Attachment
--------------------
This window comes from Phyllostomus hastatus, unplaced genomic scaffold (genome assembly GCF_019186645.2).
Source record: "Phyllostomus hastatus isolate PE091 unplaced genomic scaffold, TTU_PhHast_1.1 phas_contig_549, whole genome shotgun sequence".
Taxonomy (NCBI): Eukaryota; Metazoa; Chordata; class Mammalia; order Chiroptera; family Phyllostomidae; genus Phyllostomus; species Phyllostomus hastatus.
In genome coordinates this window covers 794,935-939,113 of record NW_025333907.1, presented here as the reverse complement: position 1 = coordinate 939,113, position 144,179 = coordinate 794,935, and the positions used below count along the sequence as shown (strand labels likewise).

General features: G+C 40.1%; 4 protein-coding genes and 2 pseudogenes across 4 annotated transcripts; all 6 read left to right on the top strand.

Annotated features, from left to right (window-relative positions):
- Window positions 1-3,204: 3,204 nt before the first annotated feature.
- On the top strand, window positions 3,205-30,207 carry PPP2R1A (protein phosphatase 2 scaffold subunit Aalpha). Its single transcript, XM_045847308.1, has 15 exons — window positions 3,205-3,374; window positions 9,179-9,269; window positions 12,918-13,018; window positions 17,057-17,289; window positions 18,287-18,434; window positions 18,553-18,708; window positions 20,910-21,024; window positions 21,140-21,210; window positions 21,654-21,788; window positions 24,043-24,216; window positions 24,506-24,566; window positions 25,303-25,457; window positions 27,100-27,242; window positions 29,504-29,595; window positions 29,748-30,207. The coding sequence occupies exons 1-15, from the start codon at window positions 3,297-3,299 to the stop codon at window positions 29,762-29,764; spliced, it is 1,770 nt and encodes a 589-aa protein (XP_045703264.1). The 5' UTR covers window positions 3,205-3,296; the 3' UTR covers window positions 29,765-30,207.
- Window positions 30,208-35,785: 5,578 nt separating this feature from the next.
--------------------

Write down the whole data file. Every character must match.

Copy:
This window comes from Phyllostomus hastatus, unplaced genomic scaffold (genome assembly GCF_019186645.2).
Source record: "Phyllostomus hastatus isolate PE091 unplaced genomic scaffold, TTU_PhHast_1.1 phas_contig_549, whole genome shotgun sequence".
Taxonomy (NCBI): Eukaryota; Metazoa; Chordata; class Mammalia; order Chiroptera; family Phyllostomidae; genus Phyllostomus; species Phyllostomus hastatus.
In genome coordinates this window covers 794,935-939,113 of record NW_025333907.1, presented here as the reverse complement: position 1 = coordinate 939,113, position 144,179 = coordinate 794,935, and the positions used below count along the sequence as shown (strand labels likewise).

General features: G+C 40.1%; 4 protein-coding genes and 2 pseudogenes across 4 annotated transcripts; all 6 read left to right on the top strand.

Annotated features, from left to right (window-relative positions):
- Window positions 1-3,204: 3,204 nt before the first annotated feature.
- On the top strand, window positions 3,205-30,207 carry PPP2R1A (protein phosphatase 2 scaffold subunit Aalpha). Its single transcript, XM_045847308.1, has 15 exons — window positions 3,205-3,374; window positions 9,179-9,269; window positions 12,918-13,018; window positions 17,057-17,289; window positions 18,287-18,434; window positions 18,553-18,708; window positions 20,910-21,024; window positions 21,140-21,210; window positions 21,654-21,788; window positions 24,043-24,216; window positions 24,506-24,566; window positions 25,303-25,457; window positions 27,100-27,242; window positions 29,504-29,595; window positions 29,748-30,207. The coding sequence occupies exons 1-15, from the start codon at window positions 3,297-3,299 to the stop codon at window positions 29,762-29,764; spliced, it is 1,770 nt and encodes a 589-aa protein (XP_045703264.1). The 5' UTR covers window positions 3,205-3,296; the 3' UTR covers window positions 29,765-30,207.
- Window positions 30,208-35,785: 5,578 nt separating this feature from the next.